|Winston Churchill; Benito Mussolini|
But was he always against the fascist dictator Benito Mussolini?
In As We Go Marching, John T. Flynn provides an interesting perspective on the way Churchill viewed Mussolini’s strong-arm political methods. The few quotes from Churchill’s letters and articles that Flynn has cited create the impression that Churchill was an admirer of Mussolini.
In January 1927, Churchill wrote to Mussolini: “If I had been an Italian I am sure I would have been entirely with you from the beginning to the end of your victorious struggle against the bestial appetites and passions of Leninism.”
“If I were an Italian I would don the Fascist black shirt,” Churchill asserted in his correspondence to Mussolini. In 1928, Churchill wrote an article in Collier’s magazine extolling Mussolini above Washington and Cromwell.
Churchill was not the only one to see Washington and Cromwell in Mussolini. Several liberal and conservative politicians, intellectuals, journalists, and businessmen in England and USA used to look at the fascist dictator with admiration.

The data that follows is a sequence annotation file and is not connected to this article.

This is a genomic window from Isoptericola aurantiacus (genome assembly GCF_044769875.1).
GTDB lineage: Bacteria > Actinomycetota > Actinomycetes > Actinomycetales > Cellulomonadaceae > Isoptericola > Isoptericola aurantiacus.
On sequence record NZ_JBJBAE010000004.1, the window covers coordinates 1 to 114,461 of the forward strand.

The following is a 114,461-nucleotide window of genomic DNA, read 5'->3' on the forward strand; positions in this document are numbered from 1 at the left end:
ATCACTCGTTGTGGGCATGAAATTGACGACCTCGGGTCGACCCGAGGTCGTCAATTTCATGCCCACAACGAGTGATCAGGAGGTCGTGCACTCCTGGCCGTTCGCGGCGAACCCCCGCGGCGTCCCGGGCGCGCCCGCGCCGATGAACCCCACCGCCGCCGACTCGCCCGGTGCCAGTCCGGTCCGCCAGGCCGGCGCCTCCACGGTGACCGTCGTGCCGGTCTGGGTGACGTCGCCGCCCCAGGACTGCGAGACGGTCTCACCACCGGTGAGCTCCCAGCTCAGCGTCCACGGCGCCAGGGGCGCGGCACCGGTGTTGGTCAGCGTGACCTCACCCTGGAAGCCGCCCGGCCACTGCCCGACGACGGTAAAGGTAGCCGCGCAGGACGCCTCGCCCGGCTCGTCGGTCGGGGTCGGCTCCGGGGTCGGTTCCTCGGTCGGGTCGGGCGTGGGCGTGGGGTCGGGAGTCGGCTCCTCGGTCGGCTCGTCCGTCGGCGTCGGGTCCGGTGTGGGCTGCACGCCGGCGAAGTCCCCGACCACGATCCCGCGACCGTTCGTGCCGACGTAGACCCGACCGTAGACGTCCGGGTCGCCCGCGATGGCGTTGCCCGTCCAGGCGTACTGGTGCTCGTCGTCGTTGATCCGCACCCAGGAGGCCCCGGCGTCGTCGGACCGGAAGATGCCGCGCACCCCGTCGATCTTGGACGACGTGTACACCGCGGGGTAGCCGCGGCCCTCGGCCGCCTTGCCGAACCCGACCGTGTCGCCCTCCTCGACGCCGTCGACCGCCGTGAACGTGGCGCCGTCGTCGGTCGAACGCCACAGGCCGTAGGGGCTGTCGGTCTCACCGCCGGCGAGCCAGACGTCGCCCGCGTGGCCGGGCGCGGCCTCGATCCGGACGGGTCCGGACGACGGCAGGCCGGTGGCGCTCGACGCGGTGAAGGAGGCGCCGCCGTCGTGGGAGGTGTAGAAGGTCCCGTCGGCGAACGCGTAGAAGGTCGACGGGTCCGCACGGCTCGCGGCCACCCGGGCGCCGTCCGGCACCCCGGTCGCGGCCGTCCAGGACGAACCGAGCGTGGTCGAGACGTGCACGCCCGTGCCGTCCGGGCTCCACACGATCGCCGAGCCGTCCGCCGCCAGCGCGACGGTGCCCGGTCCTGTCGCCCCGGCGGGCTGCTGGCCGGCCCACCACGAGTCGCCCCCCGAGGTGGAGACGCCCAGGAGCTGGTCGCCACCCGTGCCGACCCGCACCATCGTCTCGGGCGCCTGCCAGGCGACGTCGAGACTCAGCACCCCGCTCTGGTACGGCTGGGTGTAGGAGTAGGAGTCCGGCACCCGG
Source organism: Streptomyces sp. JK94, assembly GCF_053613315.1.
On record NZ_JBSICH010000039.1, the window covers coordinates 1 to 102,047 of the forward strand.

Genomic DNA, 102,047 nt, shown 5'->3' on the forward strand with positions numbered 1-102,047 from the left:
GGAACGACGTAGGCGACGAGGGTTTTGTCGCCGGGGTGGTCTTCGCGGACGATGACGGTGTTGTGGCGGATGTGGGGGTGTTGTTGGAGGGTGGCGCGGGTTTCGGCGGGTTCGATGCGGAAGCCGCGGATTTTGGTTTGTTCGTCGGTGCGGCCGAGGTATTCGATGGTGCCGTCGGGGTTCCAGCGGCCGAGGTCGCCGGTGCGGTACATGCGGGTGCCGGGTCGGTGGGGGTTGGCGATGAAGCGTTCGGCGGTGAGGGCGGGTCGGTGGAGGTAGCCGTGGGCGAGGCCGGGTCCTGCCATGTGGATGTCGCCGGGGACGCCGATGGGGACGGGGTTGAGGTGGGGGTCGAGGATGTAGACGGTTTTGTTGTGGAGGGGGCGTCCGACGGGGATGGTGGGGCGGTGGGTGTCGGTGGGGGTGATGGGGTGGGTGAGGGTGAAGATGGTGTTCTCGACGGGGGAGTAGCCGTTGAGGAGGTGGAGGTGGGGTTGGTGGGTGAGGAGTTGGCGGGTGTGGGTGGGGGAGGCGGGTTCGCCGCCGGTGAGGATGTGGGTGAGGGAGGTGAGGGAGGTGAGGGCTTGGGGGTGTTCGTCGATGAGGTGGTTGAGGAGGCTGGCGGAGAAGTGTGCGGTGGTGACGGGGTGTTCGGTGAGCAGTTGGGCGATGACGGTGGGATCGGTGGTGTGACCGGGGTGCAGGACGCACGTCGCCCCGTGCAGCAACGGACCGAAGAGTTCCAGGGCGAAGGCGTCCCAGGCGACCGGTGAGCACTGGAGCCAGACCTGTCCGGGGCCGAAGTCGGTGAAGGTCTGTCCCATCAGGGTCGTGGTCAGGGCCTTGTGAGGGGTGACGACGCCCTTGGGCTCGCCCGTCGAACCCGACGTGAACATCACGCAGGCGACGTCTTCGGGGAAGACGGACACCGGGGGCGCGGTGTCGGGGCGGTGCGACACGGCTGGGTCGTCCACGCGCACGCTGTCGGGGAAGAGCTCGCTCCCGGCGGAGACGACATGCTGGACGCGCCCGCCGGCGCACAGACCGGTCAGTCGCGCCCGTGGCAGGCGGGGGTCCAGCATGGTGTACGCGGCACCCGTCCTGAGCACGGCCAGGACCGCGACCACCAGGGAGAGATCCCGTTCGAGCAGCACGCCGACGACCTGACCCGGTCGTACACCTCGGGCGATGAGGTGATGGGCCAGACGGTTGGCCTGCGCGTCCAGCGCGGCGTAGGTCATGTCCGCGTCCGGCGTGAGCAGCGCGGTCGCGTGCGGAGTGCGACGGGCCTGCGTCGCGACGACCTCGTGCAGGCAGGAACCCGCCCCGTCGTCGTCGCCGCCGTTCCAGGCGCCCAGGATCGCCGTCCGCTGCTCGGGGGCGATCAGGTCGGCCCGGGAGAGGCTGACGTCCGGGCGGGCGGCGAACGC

But this does not mean that they approved the suppression of liberty and democracy by Mussolini. It only shows that decent people have the capacity to tolerate and even defend bad political ideas in the name of some cherished public good.
Even after the Second World War had commenced, Churchill continued to propagate the idea of Mussolini being a great man. In December 1940, in a speech to the House, Churchill said, “I do not deny that he is a very great man. But he became a criminal when he attacked England.”
Like most conservatives, Churchill was a pragmatist. He did not wage war against Hitler and Mussolini because he was ideologically opposed to totalitarian political ideas. His only concern was to defend Englands’s geopolitical interests.
It did not matter to Churchill that Hitler and Mussolini were enemies of liberty; in his eyes their only crime was that they had attacked England.